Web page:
Can Enlightened People Act Immorally?

Is it possible for an enlightened person to do bad things? 

There’s a scandal unfolding around a spiritual teacher. People who once revered him are now accusing him of being a serial scammer, a con artist, hiding from the law and…more. I’m not interested in the sordid details of this particular drama, but I wanted to address the generally held belief that once you cross the threshold of enlightenment, you are inherently decent and trustworthy. This is bollocks. This is Disney.

Enlightenment has naught to do with morality or ethical concerns. Nothing. Moreover, unless you are already an extremely grounded and wise person, enlightenment can make you a charismatic monster, totally detached from true empathy with other people.

I’m not going to go into detail here about why this is the case, perhaps this will be a subject for later if warranted. But obviously these types will naturally gravitate toward gathering followers.

Another, less dramatic, effect is that the energy of enlightenment  (especially at first) can augment any small speck, any dirty little smear, left over on your Personal Lens. Everything else has been cleared, except this tiny little speck, but because the energy coming through you is so heightened and so many octaves higher (and because you don’t know how to handle your /shit/), this becomes a huge distortion. The manifestation of this speck becomes The Everything.

There is the aspect of awakening that is too amazing to even try to explain, but there are dangers and pitfalls. That’s why the idea that enlightenment is some kind of cure for your personality defects or your mental or emotional instability is just nuts, at least to those of us who have actually been though it and come out the other side.

It’s a really good idea to get your mental/emotional house in order, gain some wisdom, decency and in general learn to master your so called demons ahead of the Big Event. Learn to control yourself. Learn to be unflinchingly and uncompromisingly honest with yourself. Be a professional human, be human like it matters…not like it’s a weekend hobby.

I have no idea how a person who is not enlightened can tell for certain if another person is enlightened. But let’s say that you could somehow do that. You’ve got your Enlightened Radar going. Now what?

First of all, what exactly do you believe an enlightened person can give you? Seriously and thoroughly and honestly investigate your answer here. What do you believe, and what is that belief based upon?

Secondly, how do you determine if you trust a teacher? If it’s just because they passed your Enlightenment Radar test, please think again. Trust must be developed and maintained. You cannot trust a person just by reading their books or seeing how they are on videos or in talks. That’s certainly a pre-stage of trust building, but it’s not even close to what’s needed.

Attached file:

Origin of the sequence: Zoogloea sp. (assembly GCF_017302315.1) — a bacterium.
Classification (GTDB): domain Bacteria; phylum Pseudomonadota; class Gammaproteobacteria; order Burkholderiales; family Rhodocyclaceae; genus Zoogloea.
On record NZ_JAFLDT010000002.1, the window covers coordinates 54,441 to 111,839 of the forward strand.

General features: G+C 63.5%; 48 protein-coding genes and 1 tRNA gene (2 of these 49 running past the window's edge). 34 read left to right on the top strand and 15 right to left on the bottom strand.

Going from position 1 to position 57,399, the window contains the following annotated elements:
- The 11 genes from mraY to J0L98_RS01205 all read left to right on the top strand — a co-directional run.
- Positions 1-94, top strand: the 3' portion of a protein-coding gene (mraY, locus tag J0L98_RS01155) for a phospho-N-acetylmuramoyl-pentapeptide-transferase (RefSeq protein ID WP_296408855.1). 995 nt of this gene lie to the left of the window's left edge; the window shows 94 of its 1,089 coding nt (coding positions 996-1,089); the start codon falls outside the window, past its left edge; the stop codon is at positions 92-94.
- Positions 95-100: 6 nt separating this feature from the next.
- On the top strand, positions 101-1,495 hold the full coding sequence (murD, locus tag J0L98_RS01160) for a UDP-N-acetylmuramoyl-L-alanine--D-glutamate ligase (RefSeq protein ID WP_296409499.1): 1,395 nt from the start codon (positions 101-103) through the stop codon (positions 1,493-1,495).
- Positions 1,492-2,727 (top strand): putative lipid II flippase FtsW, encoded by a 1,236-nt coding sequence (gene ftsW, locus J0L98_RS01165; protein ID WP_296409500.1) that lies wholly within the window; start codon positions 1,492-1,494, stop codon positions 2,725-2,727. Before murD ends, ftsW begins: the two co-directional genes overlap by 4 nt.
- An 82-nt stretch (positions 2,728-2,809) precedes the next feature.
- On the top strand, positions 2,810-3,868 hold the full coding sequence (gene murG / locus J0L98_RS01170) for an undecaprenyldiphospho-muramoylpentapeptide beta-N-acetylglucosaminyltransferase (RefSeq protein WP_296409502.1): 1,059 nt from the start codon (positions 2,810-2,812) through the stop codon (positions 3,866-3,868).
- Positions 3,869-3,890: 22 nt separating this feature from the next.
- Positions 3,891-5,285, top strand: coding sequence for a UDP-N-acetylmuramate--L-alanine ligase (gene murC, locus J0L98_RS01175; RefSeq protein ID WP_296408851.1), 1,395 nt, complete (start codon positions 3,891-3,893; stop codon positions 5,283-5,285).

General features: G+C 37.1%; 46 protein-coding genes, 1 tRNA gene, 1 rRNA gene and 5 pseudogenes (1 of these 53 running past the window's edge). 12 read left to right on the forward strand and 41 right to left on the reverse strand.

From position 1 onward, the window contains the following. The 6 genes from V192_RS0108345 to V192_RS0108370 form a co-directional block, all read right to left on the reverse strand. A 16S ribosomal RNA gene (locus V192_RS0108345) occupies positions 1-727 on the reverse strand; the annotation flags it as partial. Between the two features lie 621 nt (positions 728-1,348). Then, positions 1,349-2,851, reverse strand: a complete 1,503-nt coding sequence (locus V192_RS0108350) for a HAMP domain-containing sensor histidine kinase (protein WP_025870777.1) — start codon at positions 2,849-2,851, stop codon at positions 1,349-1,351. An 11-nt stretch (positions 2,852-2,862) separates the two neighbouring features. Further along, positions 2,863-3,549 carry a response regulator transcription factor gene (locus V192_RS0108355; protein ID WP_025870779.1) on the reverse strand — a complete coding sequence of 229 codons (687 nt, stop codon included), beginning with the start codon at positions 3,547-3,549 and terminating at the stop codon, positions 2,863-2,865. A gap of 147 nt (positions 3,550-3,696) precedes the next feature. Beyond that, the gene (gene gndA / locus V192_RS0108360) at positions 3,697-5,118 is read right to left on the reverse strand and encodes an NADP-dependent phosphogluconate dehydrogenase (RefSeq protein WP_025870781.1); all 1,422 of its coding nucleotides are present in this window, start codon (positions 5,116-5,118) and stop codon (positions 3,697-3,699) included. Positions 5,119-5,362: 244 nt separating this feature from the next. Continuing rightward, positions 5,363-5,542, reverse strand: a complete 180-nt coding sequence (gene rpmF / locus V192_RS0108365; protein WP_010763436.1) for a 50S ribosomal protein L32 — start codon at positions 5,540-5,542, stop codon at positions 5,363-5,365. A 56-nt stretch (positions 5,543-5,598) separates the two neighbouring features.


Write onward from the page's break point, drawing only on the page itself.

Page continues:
You need to have a relationship with a person, interact with them in some meaningful way, to develop trust. They might not be warm and fuzzy. God knows that enlightenment can burn out a lot of that affect, and also leave people with little patience to deal with Sleepwalkers.

A teacher might be curt with you, or even stern, but do they ultimately always come from a place of goodwill? It’s not about love or kindness. If I’m coming from a place of goodwill toward you…even if I need to say “no” or insist on a boundary, even if I need to give you some straight talk that doesn’t feel good to hear…if I’m in a place of goodwill, I’m not going to abuse you. So forget about kindness. It’s nice and it feels good, but really you’re looking for goodwill.

Never trust anyone implicitly. Let’s say we’ve worked together for a while and I have been really consistent in meeting you with goodwill. Then suddenly things change. A little here and there. Manipulation. Power tripping. Whatever. Never smother your intuition, your ability to recognize red flags, no matter how much good history you have with a teacher (or anyone, for that matter).

Develop your own wisdom and inner guidance. Even if it is wrong sometimes, you can and should learn from that. The worst thing you can do is outsource your wisdom to another person.

Consider never having spiritual teachers, ever. Just putting yourself in that teacher/student paradigm initiates juvenile power dynamics. Consider having a companion, who walks with you sometimes and shares insights, experiences and observations.

And in the end, please understand that you find your level. If you’ve been taken in by some less than scrupulous person, it provides a lot of valuable information about you, not them. When a guru goes through some public scandal, there is a huge outcry of victim hood by the students. Unless you were a minor, or were forcibly harmed, you are not a victim. The big story is not all the sordid details about how immoral the teacher is…the story is about you, your part, the mechanics of what brought you to this place. Mine that like it’s a deep vein of gold. Don’t stop until that vein is exhausted.

It’s natural to be aghast for a while, natural to pore through the details for a while, but if you stay there, horrified and indignant, caught up in the drama, getting perhaps even more involved, focusing on the faults of the teacher, you will miss out on the really valuable information, which is always and ever about you…not someone else. It’s in here, not out there.

And please don’t misunderstand what I’m saying here. I’m NOT saying teachers are not responsible for their behavior. They absolutely are. I’m saying that once you discover malfeasance, make a clean and absolute break.

People, it’s a jungle out there! Please keep your wits about you, always. Keep nurturing your wisdom and intuition. Always be your own best friend, guardian and advocate. And don’t believe the myth that enlightened people can’t hurt you.